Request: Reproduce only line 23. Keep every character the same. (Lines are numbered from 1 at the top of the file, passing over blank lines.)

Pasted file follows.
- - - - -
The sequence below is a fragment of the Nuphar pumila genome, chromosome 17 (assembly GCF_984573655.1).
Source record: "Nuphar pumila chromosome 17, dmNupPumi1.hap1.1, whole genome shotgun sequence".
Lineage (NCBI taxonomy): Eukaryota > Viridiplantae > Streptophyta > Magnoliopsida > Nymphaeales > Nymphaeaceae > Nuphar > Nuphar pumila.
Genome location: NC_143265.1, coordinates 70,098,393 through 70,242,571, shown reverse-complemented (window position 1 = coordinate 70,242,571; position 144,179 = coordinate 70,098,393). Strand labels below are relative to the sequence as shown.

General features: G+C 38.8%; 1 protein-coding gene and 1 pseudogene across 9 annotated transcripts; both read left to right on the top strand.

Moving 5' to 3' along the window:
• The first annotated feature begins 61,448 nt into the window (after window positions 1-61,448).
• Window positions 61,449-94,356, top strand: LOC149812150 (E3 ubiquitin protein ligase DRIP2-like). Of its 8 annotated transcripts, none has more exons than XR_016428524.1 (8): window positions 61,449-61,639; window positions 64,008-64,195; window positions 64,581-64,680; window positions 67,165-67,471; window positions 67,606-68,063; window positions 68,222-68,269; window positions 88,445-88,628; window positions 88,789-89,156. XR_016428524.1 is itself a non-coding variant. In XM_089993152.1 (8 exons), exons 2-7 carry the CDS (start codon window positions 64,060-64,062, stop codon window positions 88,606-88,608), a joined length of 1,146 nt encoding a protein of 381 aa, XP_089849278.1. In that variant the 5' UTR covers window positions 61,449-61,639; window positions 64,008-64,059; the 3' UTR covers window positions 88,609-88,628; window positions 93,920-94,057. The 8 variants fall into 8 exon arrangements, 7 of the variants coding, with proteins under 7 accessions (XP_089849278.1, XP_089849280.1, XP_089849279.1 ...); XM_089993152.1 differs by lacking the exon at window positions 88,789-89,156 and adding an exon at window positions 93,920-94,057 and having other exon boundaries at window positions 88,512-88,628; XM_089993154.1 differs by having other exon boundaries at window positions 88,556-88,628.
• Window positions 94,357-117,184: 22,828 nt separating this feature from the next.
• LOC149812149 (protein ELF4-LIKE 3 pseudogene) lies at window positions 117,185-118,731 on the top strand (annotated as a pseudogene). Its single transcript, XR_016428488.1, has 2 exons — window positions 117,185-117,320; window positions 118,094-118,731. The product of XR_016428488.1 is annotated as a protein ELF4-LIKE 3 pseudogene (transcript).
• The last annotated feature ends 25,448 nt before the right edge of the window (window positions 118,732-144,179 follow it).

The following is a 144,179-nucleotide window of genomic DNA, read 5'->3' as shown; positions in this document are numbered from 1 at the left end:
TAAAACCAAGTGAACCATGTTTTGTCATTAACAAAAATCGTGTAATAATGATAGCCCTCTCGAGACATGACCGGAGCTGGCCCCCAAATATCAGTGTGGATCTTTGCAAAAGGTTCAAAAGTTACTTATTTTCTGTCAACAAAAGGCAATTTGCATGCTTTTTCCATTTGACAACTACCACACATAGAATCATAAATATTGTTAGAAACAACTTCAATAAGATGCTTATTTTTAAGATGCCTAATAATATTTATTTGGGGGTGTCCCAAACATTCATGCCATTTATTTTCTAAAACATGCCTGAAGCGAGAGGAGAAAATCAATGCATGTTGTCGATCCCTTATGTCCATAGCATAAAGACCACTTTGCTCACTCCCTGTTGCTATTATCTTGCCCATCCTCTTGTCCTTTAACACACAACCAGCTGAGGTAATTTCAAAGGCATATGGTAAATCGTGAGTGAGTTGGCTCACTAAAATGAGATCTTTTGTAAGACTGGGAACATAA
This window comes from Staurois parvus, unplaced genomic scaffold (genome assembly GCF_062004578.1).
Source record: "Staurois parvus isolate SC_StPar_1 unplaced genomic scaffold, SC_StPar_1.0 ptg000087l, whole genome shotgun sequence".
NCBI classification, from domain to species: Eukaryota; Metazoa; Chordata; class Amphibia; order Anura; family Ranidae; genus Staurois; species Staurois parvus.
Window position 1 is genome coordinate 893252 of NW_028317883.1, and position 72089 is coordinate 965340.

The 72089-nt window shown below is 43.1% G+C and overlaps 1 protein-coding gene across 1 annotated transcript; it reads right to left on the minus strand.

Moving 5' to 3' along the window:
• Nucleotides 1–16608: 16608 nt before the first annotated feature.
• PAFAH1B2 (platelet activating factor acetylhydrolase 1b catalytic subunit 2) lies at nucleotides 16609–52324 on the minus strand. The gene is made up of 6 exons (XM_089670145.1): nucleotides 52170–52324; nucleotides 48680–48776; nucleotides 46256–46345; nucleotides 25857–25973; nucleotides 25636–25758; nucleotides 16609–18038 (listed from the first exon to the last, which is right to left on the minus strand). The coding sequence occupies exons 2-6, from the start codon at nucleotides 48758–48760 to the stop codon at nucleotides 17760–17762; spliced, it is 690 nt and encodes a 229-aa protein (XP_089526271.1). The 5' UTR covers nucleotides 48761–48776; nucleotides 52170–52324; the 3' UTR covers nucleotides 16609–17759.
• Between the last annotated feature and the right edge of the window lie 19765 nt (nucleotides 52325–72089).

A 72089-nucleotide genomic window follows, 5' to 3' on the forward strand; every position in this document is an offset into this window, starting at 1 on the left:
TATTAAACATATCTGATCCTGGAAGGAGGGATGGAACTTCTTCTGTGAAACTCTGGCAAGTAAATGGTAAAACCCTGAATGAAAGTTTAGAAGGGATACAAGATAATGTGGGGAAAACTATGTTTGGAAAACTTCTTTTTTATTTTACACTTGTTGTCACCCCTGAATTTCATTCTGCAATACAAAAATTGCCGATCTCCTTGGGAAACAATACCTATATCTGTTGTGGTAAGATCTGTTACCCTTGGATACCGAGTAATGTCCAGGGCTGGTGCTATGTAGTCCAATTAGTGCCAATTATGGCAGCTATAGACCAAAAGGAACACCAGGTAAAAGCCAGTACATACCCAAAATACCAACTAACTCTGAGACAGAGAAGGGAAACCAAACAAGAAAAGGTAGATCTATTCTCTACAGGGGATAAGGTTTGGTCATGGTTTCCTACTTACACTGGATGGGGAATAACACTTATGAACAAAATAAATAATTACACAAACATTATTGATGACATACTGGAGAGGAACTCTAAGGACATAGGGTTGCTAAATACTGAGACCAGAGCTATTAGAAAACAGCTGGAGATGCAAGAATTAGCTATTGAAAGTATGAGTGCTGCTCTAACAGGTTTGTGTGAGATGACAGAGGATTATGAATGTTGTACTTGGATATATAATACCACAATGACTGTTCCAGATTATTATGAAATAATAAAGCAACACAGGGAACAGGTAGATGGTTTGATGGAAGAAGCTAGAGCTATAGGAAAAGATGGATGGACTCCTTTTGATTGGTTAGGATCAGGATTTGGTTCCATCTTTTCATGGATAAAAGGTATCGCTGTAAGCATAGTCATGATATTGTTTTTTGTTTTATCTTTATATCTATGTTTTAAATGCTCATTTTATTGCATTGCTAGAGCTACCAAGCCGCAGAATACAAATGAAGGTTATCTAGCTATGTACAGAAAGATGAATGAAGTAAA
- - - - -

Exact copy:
A 72089-nucleotide genomic window follows, 5' to 3' on the forward strand; every position in this document is an offset into this window, starting at 1 on the left: